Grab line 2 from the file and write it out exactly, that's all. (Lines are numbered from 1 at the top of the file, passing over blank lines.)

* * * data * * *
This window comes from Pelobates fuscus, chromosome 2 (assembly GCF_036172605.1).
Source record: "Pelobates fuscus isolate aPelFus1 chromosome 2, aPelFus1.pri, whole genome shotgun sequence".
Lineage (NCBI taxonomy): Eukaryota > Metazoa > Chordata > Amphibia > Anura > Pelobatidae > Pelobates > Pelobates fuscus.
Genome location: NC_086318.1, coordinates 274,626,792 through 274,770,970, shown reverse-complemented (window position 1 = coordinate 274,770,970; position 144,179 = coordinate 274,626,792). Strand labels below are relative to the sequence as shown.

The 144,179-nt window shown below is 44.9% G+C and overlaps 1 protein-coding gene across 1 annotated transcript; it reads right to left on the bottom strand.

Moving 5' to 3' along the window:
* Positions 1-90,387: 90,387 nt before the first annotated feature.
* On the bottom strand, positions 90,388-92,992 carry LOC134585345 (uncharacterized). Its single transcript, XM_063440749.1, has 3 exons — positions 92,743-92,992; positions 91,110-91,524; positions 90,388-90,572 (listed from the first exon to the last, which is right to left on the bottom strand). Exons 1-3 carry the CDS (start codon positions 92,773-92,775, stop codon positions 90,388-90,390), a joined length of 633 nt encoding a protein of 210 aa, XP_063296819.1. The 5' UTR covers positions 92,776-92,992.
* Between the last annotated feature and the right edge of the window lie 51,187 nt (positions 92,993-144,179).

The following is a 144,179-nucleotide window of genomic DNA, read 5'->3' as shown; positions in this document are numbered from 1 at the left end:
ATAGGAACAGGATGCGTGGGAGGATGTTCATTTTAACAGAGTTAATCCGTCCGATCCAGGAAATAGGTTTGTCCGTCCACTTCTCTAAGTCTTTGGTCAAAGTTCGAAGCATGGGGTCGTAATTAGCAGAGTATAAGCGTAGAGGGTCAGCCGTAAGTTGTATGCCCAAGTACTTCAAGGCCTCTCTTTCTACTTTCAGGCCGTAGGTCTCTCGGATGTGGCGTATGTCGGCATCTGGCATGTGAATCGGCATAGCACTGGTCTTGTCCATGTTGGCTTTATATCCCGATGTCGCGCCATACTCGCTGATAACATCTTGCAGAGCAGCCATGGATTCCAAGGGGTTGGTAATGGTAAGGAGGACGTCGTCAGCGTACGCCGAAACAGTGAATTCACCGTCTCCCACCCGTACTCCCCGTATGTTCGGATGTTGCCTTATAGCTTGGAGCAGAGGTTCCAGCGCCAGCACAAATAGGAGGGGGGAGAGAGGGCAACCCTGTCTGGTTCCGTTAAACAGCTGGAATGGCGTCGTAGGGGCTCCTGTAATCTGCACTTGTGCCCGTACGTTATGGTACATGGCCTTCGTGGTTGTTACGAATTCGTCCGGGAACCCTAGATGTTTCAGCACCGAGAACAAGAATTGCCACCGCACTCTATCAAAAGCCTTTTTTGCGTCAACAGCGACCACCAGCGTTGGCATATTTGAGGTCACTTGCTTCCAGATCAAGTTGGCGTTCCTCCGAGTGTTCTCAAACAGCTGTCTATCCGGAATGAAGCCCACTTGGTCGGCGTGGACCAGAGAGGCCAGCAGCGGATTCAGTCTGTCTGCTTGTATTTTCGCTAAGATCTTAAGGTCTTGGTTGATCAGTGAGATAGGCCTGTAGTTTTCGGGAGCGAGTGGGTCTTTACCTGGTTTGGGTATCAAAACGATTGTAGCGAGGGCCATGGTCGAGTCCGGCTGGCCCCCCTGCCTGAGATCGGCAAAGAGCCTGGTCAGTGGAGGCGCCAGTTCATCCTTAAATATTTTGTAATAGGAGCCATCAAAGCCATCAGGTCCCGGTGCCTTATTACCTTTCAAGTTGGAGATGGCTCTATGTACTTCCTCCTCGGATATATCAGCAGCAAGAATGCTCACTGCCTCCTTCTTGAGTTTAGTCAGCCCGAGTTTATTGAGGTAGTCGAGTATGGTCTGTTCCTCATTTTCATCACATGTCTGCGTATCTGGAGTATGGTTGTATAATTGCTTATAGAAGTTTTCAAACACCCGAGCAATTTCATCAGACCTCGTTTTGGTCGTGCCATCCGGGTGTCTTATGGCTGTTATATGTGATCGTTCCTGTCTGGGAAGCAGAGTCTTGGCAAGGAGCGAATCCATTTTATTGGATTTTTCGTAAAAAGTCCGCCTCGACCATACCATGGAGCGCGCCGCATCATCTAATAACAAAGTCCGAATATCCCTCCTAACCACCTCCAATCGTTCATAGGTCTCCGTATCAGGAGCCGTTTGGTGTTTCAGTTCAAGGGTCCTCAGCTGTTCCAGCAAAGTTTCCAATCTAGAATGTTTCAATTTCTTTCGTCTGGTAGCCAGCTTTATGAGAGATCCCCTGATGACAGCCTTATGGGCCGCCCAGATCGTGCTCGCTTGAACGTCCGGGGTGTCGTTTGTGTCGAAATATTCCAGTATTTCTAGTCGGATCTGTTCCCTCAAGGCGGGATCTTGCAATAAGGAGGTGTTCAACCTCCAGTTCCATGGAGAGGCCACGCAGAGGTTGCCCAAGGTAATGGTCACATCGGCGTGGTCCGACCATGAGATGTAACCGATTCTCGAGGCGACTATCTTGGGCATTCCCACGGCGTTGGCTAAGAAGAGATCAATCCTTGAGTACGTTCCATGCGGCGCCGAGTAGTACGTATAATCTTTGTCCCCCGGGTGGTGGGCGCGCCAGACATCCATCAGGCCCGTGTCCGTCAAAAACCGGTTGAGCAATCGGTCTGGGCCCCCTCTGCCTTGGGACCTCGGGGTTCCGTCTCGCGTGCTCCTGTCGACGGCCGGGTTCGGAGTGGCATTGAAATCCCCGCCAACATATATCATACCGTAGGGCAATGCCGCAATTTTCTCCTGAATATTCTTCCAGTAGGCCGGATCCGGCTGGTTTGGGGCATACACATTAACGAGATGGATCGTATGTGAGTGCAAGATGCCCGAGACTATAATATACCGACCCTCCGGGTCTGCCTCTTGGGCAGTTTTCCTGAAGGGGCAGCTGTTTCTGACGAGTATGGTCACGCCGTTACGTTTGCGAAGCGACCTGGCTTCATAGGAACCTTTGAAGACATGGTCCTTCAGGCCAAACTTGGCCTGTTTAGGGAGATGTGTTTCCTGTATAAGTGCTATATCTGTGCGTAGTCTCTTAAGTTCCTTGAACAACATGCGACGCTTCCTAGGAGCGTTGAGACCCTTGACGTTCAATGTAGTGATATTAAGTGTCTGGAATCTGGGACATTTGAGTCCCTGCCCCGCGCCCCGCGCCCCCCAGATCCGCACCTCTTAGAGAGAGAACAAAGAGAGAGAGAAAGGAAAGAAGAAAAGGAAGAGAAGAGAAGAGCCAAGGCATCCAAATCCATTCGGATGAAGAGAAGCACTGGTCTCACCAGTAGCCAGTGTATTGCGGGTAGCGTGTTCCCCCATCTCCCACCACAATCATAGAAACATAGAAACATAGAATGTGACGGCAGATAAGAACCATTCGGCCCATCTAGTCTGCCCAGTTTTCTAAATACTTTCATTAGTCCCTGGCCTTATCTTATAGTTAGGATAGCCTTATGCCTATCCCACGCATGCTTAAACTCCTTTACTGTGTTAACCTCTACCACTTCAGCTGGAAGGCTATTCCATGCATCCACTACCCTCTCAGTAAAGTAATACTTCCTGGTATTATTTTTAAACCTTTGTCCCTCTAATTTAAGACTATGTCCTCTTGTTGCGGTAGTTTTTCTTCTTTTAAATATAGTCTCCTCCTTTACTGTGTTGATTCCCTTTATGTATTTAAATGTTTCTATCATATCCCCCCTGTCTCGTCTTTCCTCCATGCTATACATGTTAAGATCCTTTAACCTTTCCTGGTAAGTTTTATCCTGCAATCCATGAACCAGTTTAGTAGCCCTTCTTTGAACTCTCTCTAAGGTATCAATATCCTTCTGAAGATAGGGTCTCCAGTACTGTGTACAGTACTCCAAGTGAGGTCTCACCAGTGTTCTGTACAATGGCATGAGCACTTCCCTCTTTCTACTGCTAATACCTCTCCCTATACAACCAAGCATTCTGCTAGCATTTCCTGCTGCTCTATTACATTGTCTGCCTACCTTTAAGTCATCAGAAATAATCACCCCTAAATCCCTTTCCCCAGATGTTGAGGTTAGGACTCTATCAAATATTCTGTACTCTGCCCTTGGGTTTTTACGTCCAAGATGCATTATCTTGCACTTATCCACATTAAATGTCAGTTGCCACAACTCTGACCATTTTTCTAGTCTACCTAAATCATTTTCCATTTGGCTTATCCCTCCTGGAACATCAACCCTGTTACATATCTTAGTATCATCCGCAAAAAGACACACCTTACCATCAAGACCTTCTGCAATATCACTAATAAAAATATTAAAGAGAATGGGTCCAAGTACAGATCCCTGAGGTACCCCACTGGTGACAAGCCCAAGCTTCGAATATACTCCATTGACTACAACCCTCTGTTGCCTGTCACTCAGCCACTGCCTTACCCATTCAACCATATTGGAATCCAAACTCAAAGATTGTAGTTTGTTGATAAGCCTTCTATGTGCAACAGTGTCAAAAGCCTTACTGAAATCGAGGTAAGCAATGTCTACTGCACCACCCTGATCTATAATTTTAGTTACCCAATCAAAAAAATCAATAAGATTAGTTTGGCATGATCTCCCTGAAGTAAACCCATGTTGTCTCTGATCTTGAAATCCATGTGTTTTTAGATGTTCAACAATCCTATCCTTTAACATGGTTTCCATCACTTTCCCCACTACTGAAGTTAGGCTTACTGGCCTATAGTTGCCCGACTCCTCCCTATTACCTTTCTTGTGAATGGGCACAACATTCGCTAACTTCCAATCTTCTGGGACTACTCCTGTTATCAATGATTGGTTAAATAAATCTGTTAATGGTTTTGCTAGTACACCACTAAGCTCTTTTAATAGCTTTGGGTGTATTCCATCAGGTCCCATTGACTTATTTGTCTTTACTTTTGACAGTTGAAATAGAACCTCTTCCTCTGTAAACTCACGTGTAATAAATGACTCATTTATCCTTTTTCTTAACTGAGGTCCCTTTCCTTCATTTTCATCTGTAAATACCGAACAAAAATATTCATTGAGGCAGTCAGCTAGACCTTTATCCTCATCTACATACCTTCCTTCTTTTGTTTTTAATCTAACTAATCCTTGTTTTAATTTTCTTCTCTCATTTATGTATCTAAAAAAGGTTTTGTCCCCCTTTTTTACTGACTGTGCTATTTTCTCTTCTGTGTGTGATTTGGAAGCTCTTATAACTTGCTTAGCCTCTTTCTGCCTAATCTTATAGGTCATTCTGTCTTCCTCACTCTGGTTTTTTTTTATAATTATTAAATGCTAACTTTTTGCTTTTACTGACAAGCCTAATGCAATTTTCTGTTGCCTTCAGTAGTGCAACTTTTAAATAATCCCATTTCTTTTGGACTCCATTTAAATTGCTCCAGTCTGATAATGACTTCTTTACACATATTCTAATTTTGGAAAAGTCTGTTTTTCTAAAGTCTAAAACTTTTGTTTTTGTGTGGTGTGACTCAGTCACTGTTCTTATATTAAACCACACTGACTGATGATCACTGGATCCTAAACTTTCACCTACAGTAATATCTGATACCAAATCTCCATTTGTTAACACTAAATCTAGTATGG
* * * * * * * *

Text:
Source record: "Pelobates fuscus isolate aPelFus1 chromosome 2, aPelFus1.pri, whole genome shotgun sequence".